I’ve learned a long time ago that not all security research pans out with a stack of vulnerabilities but every time I venture down a rabbit hole I learn something along the way. This is one of those times.

During a recent assessment ^Lift team member Jon Lamendola found an access_token on a url for a project dependency and that got us thinking:

wonder if any npm dependencies are using urls that contain tokens or passwords.

That was enough to nerd snipe an hour of my time as I answered his question and found a few more to answer along the way. Let me take you through the process and we’ll see what results shook out of the npm registry.

Gathering of the urls

To get the url’s the first thing I had todo was get the metadata from the registry. I do this with a script that looks like this.

wget "https://replicate.npmjs.com/registry/_all_docs?include_docs=true" -O registry.json

This will yield you an 8GB JSON file should you want to do your own spelunking. A stream and some for loops later I had a file that contained urls from any dependency that referenced it’s source as a url. The result was 9,326 unique urls from 7,482 modules. Not as many as I had suspected, but enough to keep going.

Looking for access_tokens

Quick grep for access_token and various other key words (key, token, secret, password) yielded no modules that contained a token similar to what Jon had witnessed. I also looked for any urls that had query string parameters just for coverage sake and also urls that contained HTTP basic auth and the result of interest was again 0. I was surprised at the random places (like dropbox.com) people were referencing to install dependencies from, I had to keep digging around.

EDIT: Jon Lamendola took a look over the url list after I had published this and found a needle in the haystack. 1 set of basic auth credentials that seem to be invalid at this time.

Interesting to note that 845 of those url’s are just using HTTP, not HTTPS. Those modules could potentially be vulnerable to MTIM if the attacker had the right network position (you never npm i at the coffee shop do you?)

Removing every github.com, github.io, and npmjs.org url and filtering the list further by hand brought it down to 75 domains and this is where things got interesting.

A few of those were very much Amazon S3 buckets. I resolved every domain to see if they resolved to an S3 bucket and added them to the list of potential S3 buckets, then I visited each one looking to see which ones were not active anymore. As S3 is a global name space if I found an abandoned bucket still in use I could grab it and fill it with whatever nefarious package material I wanted.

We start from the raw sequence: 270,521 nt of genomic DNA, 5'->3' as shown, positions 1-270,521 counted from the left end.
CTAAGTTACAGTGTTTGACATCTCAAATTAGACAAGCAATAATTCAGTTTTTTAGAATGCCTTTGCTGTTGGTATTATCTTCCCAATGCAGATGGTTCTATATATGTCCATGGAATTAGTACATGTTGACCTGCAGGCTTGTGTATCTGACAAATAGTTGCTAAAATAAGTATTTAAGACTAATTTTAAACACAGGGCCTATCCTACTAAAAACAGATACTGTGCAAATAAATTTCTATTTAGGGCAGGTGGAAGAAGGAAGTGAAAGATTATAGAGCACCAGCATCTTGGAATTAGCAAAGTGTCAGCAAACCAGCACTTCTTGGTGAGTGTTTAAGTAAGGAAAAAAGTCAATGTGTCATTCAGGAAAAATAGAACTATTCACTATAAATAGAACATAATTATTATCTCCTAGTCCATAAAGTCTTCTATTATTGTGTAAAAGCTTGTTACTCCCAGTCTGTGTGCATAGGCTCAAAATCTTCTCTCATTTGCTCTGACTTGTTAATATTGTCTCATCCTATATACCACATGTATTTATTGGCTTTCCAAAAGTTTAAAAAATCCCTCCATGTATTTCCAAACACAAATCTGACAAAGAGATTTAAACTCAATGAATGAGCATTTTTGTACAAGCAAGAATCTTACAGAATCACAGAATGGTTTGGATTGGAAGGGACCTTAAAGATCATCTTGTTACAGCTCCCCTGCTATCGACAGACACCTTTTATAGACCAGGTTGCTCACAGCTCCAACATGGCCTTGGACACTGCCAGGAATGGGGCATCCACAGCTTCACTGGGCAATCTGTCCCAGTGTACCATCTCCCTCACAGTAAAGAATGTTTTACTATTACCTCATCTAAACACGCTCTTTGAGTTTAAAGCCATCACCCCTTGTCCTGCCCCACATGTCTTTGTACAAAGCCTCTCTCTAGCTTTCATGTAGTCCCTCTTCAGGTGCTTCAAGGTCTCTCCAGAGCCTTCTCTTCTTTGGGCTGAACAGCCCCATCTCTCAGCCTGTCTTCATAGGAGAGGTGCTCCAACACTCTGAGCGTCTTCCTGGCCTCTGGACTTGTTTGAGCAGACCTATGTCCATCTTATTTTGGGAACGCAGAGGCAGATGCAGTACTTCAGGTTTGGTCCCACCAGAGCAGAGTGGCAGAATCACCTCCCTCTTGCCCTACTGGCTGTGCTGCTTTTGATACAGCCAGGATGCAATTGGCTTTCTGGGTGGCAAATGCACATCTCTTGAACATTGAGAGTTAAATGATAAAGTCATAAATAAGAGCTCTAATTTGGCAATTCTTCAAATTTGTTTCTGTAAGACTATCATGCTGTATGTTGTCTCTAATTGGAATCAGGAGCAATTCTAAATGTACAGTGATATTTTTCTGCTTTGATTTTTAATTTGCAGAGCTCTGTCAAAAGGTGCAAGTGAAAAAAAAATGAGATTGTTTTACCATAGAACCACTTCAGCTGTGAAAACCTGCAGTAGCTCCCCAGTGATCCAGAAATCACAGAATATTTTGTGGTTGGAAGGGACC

This was fun. I found 2 buckets to squat on. 🎉 But as I looked further those dependencies were used for a really old version of the modules so while I grabbed the buckets for the sake of science and maybe I could compromise something but the likelihood went down greatly as it wasn’t a recent version or popular module.

The rabbit hole continues… I thought are any of those domains expired? Same principle as the buckets, I could register the domain if it was to become expired and then take over the resources. Again nothing. 😭

Most of these were long shots, but hey I looked and learned a few things along the way.

  • Be cautious of packages with urls for dependencies. What’s interesting to remember here is that these dependency resources are mutable. Maybe the hosting server says for anybody with .gov owned addresses gets one file and everyone gets another one.

  • Make sure dependencies you use don’t have dependencies that reference HTTP only url’s. Those will be susceptible to tampering the first time you install it. What was fun to learn was that while the HTTP based dependencies won’t have that integrity check on their first download npm will store the hash inside the package-lock.json file for integrity on future installations. This is one good reason you should be checking in your package-lock.json.

  • Finally if you use a S3 bucket for something, just assume you are going to have to keep that bucket around forever. Even if you empty it out keep your hands on it and don’t let me have it.

Originally posted on Medium